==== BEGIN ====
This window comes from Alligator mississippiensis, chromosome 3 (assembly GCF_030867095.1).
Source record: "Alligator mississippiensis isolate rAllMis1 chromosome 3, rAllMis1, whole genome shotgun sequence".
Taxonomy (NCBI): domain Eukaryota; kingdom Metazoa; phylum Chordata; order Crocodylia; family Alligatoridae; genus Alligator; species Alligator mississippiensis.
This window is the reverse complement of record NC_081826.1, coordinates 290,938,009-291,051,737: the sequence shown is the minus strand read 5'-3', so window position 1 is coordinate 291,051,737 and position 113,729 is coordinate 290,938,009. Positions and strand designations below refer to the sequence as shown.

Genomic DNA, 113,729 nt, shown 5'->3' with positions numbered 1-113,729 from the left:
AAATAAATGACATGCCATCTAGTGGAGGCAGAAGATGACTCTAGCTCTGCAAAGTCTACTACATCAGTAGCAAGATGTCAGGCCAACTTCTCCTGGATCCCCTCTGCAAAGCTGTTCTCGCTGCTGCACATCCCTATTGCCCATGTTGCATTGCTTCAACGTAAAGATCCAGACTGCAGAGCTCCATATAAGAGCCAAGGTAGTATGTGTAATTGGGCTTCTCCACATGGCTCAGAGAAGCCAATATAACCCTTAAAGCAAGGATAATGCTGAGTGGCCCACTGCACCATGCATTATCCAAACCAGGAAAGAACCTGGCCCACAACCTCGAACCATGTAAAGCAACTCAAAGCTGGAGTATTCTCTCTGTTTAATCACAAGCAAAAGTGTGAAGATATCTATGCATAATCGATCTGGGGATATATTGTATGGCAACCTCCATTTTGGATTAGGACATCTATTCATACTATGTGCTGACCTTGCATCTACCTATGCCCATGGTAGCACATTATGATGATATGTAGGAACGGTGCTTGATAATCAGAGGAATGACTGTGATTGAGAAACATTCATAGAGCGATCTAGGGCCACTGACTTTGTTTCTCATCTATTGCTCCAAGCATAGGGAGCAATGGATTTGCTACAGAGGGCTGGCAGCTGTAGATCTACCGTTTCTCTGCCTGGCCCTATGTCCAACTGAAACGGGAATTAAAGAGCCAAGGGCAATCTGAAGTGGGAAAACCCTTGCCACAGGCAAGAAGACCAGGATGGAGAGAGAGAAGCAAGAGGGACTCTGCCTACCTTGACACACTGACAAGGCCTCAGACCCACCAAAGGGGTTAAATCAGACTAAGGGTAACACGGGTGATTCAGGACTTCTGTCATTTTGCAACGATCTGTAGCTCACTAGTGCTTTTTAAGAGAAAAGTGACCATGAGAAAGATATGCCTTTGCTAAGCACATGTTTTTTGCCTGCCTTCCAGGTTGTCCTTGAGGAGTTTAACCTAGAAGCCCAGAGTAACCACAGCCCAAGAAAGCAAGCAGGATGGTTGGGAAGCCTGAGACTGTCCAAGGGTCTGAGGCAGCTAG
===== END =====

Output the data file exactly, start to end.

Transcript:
This window comes from Alligator mississippiensis, chromosome 3 (assembly GCF_030867095.1).
Source record: "Alligator mississippiensis isolate rAllMis1 chromosome 3, rAllMis1, whole genome shotgun sequence".
Taxonomy (NCBI): domain Eukaryota; kingdom Metazoa; phylum Chordata; order Crocodylia; family Alligatoridae; genus Alligator; species Alligator mississippiensis.
This window is the reverse complement of record NC_081826.1, coordinates 290,938,009-291,051,737: the sequence shown is the minus strand read 5'-3', so window position 1 is coordinate 291,051,737 and position 113,729 is coordinate 290,938,009. Positions and strand designations below refer to the sequence as shown.

Genomic DNA, 113,729 nt, shown 5'->3' with positions numbered 1-113,729 from the left:
AAATAAATGACATGCCATCTAGTGGAGGCAGAAGATGACTCTAGCTCTGCAAAGTCTACTACATCAGTAGCAAGATGTCAGGCCAACTTCTCCTGGATCCCCTCTGCAAAGCTGTTCTCGCTGCTGCACATCCCTATTGCCCATGTTGCATTGCTTCAACGTAAAGATCCAGACTGCAGAGCTCCATATAAGAGCCAAGGTAGTATGTGTAATTGGGCTTCTCCACATGGCTCAGAGAAGCCAATATAACCCTTAAAGCAAGGATAATGCTGAGTGGCCCACTGCACCATGCATTATCCAAACCAGGAAAGAACCTGGCCCACAACCTCGAACCATGTAAAGCAACTCAAAGCTGGAGTATTCTCTCTGTTTAATCACAAGCAAAAGTGTGAAGATATCTATGCATAATCGATCTGGGGATATATTGTATGGCAACCTCCATTTTGGATTAGGACATCTATTCATACTATGTGCTGACCTTGCATCTACCTATGCCCATGGTAGCACATTATGATGATATGTAGGAACGGTGCTTGATAATCAGAGGAATGACTGTGATTGAGAAACATTCATAGAGCGATCTAGGGCCACTGACTTTGTTTCTCATCTATTGCTCCAAGCATAGGGAGCAATGGATTTGCTACAGAGGGCTGGCAGCTGTAGATCTACCGTTTCTCTGCCTGGCCCTATGTCCAACTGAAACGGGAATTAAAGAGCCAAGGGCAATCTGAAGTGGGAAAACCCTTGCCACAGGCAAGAAGACCAGGATGGAGAGAGAGAAGCAAGAGGGACTCTGCCTACCTTGACACACTGACAAGGCCTCAGACCCACCAAAGGGGTTAAATCAGACTAAGGGTAACACGGGTGATTCAGGACTTCTGTCATTTTGCAACGATCTGTAGCTCACTAGTGCTTTTTAAGAGAAAAGTGACCATGAGAAAGATATGCCTTTGCTAAGCACATGTTTTTTGCCTGCCTTCCAGGTTGTCCTTGAGGAGTTTAACCTAGAAGCCCAGAGTAACCACAGCCCAAGAAAGCAAGCAGGATGGTTGGGAAGCCTGAGACTGTCCAAGGGTCTGAGGCAGCTAG